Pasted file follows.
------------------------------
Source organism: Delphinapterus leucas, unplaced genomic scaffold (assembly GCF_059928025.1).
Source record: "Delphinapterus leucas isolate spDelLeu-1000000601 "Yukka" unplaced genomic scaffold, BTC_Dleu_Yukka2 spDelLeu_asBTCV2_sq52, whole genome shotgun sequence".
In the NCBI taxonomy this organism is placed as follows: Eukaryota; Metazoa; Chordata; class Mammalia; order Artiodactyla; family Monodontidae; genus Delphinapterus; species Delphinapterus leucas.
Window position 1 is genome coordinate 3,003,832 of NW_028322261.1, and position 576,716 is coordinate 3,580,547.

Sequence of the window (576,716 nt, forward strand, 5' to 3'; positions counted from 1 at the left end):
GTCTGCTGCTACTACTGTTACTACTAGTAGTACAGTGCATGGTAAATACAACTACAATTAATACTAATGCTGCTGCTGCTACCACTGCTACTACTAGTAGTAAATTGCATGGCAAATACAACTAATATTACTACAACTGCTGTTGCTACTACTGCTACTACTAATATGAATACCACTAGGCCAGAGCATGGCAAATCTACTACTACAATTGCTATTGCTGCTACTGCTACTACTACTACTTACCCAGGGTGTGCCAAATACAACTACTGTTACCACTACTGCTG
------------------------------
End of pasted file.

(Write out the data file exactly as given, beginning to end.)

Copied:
Source organism: Delphinapterus leucas, unplaced genomic scaffold (assembly GCF_059928025.1).
Source record: "Delphinapterus leucas isolate spDelLeu-1000000601 "Yukka" unplaced genomic scaffold, BTC_Dleu_Yukka2 spDelLeu_asBTCV2_sq52, whole genome shotgun sequence".
In the NCBI taxonomy this organism is placed as follows: Eukaryota; Metazoa; Chordata; class Mammalia; order Artiodactyla; family Monodontidae; genus Delphinapterus; species Delphinapterus leucas.
Window position 1 is genome coordinate 3,003,832 of NW_028322261.1, and position 576,716 is coordinate 3,580,547.

Sequence of the window (576,716 nt, forward strand, 5' to 3'; positions counted from 1 at the left end):
GTCTGCTGCTACTACTGTTACTACTAGTAGTACAGTGCATGGTAAATACAACTACAATTAATACTAATGCTGCTGCTGCTACCACTGCTACTACTAGTAGTAAATTGCATGGCAAATACAACTAATATTACTACAACTGCTGTTGCTACTACTGCTACTACTAATATGAATACCACTAGGCCAGAGCATGGCAAATCTACTACTACAATTGCTATTGCTGCTACTGCTACTACTACTACTTACCCAGGGTGTGCCAAATACAACTACTGTTACCACTACTGCTG